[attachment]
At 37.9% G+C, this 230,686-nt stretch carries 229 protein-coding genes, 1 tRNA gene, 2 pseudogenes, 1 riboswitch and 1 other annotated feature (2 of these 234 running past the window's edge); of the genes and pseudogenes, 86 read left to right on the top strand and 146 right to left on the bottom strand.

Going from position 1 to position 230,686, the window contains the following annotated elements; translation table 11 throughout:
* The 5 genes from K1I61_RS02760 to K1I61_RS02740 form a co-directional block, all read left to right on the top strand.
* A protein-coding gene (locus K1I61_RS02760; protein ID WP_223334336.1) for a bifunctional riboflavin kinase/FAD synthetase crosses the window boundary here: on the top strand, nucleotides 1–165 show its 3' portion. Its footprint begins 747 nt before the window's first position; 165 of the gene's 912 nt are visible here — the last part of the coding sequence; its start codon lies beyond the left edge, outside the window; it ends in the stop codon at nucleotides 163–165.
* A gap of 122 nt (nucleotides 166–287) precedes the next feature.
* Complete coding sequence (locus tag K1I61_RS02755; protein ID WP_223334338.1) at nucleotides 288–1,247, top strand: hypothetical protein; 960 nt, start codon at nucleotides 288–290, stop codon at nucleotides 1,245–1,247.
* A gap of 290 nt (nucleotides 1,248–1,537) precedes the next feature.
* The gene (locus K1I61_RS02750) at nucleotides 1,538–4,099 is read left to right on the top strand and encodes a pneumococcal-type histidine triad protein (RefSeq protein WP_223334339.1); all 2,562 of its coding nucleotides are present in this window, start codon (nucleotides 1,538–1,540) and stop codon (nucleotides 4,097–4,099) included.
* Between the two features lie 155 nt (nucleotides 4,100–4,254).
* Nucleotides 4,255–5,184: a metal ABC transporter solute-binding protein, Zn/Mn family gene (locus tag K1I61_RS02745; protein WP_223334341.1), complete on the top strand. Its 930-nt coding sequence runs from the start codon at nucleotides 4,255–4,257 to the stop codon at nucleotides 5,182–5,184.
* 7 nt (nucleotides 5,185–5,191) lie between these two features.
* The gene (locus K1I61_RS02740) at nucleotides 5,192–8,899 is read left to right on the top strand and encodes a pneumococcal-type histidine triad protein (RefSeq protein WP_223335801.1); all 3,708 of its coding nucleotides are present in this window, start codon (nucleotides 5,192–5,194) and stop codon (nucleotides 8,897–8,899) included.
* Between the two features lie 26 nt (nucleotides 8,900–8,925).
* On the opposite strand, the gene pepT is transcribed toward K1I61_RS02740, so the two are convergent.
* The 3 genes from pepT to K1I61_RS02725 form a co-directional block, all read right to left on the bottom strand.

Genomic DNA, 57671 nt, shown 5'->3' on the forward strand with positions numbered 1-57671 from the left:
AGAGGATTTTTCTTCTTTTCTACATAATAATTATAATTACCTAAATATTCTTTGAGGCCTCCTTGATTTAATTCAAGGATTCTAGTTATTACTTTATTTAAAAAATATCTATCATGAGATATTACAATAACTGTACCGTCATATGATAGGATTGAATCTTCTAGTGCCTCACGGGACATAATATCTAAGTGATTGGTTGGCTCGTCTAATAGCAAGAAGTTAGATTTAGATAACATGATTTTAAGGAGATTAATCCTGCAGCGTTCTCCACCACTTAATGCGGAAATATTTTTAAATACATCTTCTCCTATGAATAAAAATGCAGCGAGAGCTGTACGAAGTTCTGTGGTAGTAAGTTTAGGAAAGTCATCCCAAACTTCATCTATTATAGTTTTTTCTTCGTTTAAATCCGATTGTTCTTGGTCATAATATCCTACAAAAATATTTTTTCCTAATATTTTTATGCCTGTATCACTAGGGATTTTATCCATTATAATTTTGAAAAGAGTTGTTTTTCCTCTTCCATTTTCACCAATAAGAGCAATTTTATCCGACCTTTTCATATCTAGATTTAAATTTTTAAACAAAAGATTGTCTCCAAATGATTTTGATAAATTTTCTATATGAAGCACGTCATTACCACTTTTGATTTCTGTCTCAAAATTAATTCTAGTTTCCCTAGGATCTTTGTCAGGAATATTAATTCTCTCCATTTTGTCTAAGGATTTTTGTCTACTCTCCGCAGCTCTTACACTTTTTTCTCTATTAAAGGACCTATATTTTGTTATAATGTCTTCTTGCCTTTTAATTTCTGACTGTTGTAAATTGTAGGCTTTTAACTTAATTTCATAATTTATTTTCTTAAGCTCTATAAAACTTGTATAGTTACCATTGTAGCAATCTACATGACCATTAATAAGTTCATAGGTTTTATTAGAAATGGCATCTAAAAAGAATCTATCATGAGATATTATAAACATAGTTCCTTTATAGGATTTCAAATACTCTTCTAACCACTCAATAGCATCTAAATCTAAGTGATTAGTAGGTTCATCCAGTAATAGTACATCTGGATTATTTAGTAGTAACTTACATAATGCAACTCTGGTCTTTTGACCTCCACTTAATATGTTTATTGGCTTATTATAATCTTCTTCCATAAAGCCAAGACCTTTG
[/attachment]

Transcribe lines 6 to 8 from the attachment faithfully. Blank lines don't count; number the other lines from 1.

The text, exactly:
* Complete coding sequence (locus tag K1I61_RS02755; protein ID WP_223334338.1) at nucleotides 288–1,247, top strand: hypothetical protein; 960 nt, start codon at nucleotides 288–290, stop codon at nucleotides 1,245–1,247.
* A gap of 290 nt (nucleotides 1,248–1,537) precedes the next feature.
* The gene (locus K1I61_RS02750) at nucleotides 1,538–4,099 is read left to right on the top strand and encodes a pneumococcal-type histidine triad protein (RefSeq protein WP_223334339.1); all 2,562 of its coding nucleotides are present in this window, start codon (nucleotides 1,538–1,540) and stop codon (nucleotides 4,097–4,099) included.